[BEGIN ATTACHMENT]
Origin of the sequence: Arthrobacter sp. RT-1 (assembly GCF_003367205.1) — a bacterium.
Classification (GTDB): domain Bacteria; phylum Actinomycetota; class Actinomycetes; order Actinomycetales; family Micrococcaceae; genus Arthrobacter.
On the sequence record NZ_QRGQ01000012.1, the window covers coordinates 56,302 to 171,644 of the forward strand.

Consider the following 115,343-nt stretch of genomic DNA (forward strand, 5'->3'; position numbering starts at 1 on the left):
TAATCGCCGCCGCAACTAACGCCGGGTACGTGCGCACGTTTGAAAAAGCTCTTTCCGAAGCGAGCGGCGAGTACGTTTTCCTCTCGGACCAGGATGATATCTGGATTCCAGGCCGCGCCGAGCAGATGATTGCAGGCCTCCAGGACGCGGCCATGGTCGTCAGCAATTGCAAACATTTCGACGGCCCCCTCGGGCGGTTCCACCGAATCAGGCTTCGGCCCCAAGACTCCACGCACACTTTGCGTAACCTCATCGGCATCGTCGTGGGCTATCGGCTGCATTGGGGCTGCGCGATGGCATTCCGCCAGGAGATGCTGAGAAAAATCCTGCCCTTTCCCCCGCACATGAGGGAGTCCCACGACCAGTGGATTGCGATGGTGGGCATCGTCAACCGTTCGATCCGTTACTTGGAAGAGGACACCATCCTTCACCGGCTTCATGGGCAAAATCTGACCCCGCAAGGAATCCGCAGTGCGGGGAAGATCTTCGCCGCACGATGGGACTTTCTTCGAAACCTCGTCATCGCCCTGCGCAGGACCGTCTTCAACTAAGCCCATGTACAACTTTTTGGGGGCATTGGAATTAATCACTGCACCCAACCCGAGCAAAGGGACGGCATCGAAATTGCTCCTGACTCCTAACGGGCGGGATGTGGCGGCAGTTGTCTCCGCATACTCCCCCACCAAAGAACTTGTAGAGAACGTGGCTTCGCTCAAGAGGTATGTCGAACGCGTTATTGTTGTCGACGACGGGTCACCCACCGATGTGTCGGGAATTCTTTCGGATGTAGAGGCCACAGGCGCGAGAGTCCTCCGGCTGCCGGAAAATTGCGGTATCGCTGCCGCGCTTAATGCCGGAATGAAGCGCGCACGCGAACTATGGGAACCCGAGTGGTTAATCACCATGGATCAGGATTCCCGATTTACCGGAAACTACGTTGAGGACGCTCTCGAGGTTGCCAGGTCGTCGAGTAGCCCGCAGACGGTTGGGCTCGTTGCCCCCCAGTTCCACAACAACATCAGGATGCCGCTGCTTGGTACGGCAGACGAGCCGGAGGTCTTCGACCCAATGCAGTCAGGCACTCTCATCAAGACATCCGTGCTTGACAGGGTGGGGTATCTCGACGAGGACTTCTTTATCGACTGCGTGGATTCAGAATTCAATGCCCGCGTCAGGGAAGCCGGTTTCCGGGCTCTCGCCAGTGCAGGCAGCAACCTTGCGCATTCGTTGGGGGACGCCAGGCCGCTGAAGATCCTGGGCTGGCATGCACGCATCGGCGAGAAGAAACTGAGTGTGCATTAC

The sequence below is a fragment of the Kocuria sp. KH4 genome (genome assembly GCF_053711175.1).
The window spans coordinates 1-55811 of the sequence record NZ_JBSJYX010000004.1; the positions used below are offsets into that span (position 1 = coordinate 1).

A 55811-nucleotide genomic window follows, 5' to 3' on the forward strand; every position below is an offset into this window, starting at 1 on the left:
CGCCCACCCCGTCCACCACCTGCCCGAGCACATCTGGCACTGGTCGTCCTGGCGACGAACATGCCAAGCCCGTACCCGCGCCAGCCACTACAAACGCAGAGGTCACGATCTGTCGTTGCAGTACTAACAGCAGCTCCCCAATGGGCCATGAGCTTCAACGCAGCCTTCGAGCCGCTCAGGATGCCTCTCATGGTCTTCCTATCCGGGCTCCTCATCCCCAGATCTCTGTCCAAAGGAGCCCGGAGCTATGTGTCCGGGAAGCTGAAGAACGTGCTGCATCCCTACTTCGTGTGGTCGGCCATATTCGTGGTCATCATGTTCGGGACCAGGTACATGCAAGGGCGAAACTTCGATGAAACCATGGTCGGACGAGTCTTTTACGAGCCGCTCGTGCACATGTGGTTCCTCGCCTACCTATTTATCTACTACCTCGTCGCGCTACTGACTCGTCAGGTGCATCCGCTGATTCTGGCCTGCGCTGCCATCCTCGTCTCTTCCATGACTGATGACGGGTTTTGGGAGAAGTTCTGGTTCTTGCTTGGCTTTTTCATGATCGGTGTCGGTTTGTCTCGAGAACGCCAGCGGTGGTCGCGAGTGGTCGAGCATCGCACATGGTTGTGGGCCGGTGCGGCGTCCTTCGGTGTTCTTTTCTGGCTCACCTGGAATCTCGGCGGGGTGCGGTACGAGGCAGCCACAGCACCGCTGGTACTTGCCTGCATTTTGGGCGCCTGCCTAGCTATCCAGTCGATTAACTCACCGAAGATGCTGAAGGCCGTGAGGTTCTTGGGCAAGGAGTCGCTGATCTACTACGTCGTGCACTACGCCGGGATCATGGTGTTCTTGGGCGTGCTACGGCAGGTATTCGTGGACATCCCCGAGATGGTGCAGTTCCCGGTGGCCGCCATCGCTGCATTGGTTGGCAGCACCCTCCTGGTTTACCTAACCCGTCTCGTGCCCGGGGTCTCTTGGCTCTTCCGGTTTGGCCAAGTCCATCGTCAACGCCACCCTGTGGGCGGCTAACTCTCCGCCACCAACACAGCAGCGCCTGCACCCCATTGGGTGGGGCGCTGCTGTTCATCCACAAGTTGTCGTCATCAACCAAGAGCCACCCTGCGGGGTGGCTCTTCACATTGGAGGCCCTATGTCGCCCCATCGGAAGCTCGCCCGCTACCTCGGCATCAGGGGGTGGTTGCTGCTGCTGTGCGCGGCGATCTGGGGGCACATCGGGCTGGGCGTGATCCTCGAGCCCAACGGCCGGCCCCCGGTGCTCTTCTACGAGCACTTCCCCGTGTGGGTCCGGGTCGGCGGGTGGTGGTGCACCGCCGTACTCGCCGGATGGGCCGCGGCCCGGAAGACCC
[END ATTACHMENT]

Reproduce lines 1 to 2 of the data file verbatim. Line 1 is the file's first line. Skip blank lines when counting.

Origin of the sequence: Arthrobacter sp. RT-1 (assembly GCF_003367205.1) — a bacterium.
Classification (GTDB): domain Bacteria; phylum Actinomycetota; class Actinomycetes; order Actinomycetales; family Micrococcaceae; genus Arthrobacter.